Donate now.

At our school you will learn about honesty and telling the truth. You will even learn about sharing and cheering for your friends. These 4 years for me have been the best. The teachers are nice.Murray, age 9
Center for Spectrum Services Student
10 Tips for a Successful IEP Meeting

Submitted by Leah Siuta, Family Service Department Head, & Home and Community Based Program Coordinator

The following are IEP tips and strategies designed to help you prepare for the meeting while developing a collaborative relationship with your school district. As a parent, hearing the words "IEP Meeting" might cause you to feel some anxiety. Our experience is that the school districts really do care about your child’s education and work hard to build consensus during the meeting.  It is important that parents become informed and involved in their child’s education. There are many sources of information and support in our state. However, the more skills you have and the more information you learn, the better you can advocate for your child.

IEP TIPS for a SUCCESSFUL MEETING:

1. Respond to the meeting notification and let them know you will be attending.   If you plan on bringing an outside friend, specialist or advocate, let the district know ahead of time. If you cannot attend, ask to reschedule

2. Bring all important documents to the meeting, including any new evaluations or medical reports.

3. You will receive our annual progress report, proposed goals, and any new evaluations ahead of time so you can preview them before the meeting. Please talk to your Family Service Coordinator about any concerns you have prior to the meeting.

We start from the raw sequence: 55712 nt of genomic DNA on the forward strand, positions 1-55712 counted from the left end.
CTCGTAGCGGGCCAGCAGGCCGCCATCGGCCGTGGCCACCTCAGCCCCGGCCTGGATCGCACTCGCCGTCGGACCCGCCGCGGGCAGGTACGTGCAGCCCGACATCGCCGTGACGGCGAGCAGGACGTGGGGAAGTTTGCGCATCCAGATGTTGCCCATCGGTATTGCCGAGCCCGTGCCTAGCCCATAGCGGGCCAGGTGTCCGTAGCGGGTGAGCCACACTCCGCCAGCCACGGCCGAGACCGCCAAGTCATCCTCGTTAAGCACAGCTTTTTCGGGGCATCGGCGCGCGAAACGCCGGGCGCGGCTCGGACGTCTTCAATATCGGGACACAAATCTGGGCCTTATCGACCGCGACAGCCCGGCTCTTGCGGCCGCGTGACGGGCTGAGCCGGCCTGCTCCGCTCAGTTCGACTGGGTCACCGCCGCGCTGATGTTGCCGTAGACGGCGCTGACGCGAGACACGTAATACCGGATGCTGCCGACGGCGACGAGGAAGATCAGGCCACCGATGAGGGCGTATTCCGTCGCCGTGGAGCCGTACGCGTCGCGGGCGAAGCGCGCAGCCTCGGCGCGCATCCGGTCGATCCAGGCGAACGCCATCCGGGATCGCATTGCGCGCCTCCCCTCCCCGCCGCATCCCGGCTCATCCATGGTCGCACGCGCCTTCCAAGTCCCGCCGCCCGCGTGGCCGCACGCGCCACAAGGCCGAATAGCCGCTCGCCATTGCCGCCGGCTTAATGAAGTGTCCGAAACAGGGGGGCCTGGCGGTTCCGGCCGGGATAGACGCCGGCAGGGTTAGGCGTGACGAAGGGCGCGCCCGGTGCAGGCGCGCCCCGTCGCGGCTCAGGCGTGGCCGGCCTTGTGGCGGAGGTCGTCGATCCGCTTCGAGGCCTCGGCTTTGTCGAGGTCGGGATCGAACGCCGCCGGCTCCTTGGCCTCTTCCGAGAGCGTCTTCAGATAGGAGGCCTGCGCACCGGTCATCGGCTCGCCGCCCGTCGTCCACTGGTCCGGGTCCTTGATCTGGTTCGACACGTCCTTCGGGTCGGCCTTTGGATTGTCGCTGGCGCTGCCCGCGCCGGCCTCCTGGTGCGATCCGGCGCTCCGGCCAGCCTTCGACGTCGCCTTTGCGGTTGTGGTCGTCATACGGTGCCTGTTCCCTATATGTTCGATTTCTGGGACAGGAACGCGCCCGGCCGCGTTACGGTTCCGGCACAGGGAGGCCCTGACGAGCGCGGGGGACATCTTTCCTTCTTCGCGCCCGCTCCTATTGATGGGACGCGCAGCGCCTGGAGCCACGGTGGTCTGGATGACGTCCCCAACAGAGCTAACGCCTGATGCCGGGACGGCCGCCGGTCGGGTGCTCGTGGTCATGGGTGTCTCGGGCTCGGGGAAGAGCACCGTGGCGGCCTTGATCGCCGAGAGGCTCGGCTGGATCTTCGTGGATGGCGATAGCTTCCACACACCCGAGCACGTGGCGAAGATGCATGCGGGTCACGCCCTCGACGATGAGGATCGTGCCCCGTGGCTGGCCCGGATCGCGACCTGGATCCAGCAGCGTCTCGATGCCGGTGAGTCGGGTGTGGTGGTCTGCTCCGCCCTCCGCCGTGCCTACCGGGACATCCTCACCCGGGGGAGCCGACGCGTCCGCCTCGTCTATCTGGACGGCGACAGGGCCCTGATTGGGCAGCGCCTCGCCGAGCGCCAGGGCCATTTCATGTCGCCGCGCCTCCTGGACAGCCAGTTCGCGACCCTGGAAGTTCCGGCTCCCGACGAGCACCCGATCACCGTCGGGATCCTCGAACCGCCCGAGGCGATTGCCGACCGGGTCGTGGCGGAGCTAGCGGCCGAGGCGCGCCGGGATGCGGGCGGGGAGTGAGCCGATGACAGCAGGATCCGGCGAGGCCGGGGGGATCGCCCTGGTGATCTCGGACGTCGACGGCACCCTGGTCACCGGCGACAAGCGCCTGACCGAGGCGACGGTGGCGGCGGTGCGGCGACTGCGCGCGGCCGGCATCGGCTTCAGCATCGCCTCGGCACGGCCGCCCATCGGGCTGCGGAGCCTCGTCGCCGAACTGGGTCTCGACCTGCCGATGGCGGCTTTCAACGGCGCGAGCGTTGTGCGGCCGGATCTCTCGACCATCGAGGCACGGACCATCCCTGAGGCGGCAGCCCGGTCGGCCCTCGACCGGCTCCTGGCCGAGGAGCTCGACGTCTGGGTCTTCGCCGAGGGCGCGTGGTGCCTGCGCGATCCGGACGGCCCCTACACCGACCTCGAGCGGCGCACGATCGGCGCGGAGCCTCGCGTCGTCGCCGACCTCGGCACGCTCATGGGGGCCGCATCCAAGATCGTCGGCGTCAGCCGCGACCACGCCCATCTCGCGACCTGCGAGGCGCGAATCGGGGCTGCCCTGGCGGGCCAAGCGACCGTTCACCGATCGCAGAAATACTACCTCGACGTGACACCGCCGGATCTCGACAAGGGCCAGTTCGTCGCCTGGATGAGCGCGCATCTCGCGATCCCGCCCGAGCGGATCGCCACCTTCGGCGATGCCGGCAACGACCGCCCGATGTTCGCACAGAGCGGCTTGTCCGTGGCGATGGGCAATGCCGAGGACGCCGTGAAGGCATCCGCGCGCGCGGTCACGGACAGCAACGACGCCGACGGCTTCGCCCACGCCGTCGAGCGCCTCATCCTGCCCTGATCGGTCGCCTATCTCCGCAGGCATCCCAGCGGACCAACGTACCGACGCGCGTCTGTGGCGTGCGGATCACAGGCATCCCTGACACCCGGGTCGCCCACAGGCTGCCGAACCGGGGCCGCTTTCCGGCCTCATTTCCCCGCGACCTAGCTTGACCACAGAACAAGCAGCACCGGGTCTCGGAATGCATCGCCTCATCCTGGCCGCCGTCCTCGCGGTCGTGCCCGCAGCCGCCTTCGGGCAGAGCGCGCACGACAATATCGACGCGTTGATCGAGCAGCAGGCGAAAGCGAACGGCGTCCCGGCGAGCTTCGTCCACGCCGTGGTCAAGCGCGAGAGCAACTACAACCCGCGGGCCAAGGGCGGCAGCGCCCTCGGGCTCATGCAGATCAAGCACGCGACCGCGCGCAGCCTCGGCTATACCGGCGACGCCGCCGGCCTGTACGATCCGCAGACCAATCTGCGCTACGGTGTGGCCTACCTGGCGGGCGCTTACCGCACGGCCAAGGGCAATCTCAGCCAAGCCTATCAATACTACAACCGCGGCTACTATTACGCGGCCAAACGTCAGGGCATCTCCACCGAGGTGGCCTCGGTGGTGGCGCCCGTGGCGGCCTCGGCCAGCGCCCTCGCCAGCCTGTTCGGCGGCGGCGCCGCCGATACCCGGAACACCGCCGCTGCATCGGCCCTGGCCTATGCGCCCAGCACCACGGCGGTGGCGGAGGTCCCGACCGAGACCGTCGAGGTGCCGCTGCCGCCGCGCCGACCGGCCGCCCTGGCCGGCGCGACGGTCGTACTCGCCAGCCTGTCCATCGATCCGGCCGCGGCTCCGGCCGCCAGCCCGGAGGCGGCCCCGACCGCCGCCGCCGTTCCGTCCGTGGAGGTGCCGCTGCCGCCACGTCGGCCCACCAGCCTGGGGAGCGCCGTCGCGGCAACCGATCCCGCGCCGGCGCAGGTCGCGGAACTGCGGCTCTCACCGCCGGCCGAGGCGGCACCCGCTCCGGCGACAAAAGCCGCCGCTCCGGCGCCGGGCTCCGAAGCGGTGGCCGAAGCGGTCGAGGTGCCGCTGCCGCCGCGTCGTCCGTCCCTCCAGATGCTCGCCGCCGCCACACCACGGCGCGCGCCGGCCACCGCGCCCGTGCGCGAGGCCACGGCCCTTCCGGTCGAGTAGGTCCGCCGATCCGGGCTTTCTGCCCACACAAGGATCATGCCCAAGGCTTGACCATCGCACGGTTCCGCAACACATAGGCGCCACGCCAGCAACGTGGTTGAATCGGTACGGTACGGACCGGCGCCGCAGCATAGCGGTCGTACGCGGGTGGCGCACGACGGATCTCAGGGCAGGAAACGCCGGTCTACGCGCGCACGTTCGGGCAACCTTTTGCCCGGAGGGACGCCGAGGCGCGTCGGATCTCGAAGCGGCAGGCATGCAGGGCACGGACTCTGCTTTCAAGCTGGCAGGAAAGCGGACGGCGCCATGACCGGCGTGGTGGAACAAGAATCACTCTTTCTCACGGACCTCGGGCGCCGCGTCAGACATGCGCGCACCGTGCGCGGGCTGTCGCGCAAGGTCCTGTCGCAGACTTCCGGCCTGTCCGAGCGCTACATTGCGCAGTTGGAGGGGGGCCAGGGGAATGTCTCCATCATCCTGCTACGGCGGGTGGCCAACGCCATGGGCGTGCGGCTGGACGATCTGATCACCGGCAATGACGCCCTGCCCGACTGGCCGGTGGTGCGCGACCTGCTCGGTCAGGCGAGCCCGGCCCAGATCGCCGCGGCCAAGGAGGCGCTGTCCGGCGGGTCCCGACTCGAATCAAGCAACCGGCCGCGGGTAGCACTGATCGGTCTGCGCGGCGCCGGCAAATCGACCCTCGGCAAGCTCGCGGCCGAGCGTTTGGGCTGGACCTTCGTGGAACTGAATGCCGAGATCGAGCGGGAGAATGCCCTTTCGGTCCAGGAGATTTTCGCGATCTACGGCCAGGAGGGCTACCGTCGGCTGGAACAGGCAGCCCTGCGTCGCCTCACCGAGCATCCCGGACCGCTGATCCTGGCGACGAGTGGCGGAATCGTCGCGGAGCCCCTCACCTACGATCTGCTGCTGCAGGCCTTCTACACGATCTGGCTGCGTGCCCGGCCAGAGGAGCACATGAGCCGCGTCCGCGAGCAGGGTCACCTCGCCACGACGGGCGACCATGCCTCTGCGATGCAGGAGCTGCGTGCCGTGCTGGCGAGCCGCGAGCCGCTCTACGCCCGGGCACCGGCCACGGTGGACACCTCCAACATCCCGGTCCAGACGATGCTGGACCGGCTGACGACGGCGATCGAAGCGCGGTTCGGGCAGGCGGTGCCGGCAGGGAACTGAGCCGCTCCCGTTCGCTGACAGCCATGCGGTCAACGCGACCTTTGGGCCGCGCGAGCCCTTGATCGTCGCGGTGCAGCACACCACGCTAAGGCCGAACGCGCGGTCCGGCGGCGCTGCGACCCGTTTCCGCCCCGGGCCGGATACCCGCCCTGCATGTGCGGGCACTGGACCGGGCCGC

4. Write down your questions, concerns and suggestions. IEP meetings tend to be slightly rushed so the more prepared and organized you are the better chance that all your concerns and questions will be addressed.

5. You may request to visit possible program options prior to the meeting.

6. You may tape record the meeting. Notify the chairperson at least 24 hours in advance if you plan on doing this.

7. Be an equal partner in the IEP process. Ask questions, offer suggestions and bring ideas to the table. Remember, you are the voice of your child.

8. Ask for a copy of your rights in advance so you feel comfortable signing them when asked.

9.  If you are uncomfortable with the IEP plan or do not feel you’ve had enough time, don’t be afraid to ask for a continuation meeting.  Remember, you can agree to parts of the plan without agreeing to the entire IEP. The parts you’ve agreed on will be implemented while you continue to work on the remaining issues.

10. You may want to seek out an education advocate if you believe your child’s educational rights are being denied or if you feel the school system to be unresponsive or unjust in any way.